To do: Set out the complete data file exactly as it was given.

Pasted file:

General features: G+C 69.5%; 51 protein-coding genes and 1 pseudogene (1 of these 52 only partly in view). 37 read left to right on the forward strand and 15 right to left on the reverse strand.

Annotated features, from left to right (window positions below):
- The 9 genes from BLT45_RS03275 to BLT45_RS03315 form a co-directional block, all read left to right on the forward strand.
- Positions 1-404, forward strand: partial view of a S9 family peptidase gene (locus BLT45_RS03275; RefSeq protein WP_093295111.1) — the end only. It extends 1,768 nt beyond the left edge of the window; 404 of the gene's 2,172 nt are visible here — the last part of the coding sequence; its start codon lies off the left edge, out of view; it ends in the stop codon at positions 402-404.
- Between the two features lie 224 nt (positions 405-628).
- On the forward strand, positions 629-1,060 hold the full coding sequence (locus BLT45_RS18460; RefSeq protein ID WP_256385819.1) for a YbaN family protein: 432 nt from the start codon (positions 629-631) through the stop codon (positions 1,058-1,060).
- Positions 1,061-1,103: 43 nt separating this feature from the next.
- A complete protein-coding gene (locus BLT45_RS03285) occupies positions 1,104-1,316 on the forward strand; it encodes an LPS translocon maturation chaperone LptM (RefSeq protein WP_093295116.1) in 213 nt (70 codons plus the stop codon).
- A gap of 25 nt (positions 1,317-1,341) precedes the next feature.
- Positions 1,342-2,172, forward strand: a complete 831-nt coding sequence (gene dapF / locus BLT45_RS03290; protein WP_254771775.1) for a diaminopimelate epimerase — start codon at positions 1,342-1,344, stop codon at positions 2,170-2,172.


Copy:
General features: G+C 69.5%; 51 protein-coding genes and 1 pseudogene (1 of these 52 only partly in view). 37 read left to right on the forward strand and 15 right to left on the reverse strand.

Annotated features, from left to right (window positions below):
- The 9 genes from BLT45_RS03275 to BLT45_RS03315 form a co-directional block, all read left to right on the forward strand.
- Positions 1-404, forward strand: partial view of a S9 family peptidase gene (locus BLT45_RS03275; RefSeq protein WP_093295111.1) — the end only. It extends 1,768 nt beyond the left edge of the window; 404 of the gene's 2,172 nt are visible here — the last part of the coding sequence; its start codon lies off the left edge, out of view; it ends in the stop codon at positions 402-404.
- Between the two features lie 224 nt (positions 405-628).
- On the forward strand, positions 629-1,060 hold the full coding sequence (locus BLT45_RS18460; RefSeq protein ID WP_256385819.1) for a YbaN family protein: 432 nt from the start codon (positions 629-631) through the stop codon (positions 1,058-1,060).
- Positions 1,061-1,103: 43 nt separating this feature from the next.
- A complete protein-coding gene (locus BLT45_RS03285) occupies positions 1,104-1,316 on the forward strand; it encodes an LPS translocon maturation chaperone LptM (RefSeq protein WP_093295116.1) in 213 nt (70 codons plus the stop codon).
- A gap of 25 nt (positions 1,317-1,341) precedes the next feature.
- Positions 1,342-2,172, forward strand: a complete 831-nt coding sequence (gene dapF / locus BLT45_RS03290; protein WP_254771775.1) for a diaminopimelate epimerase — start codon at positions 1,342-1,344, stop codon at positions 2,170-2,172.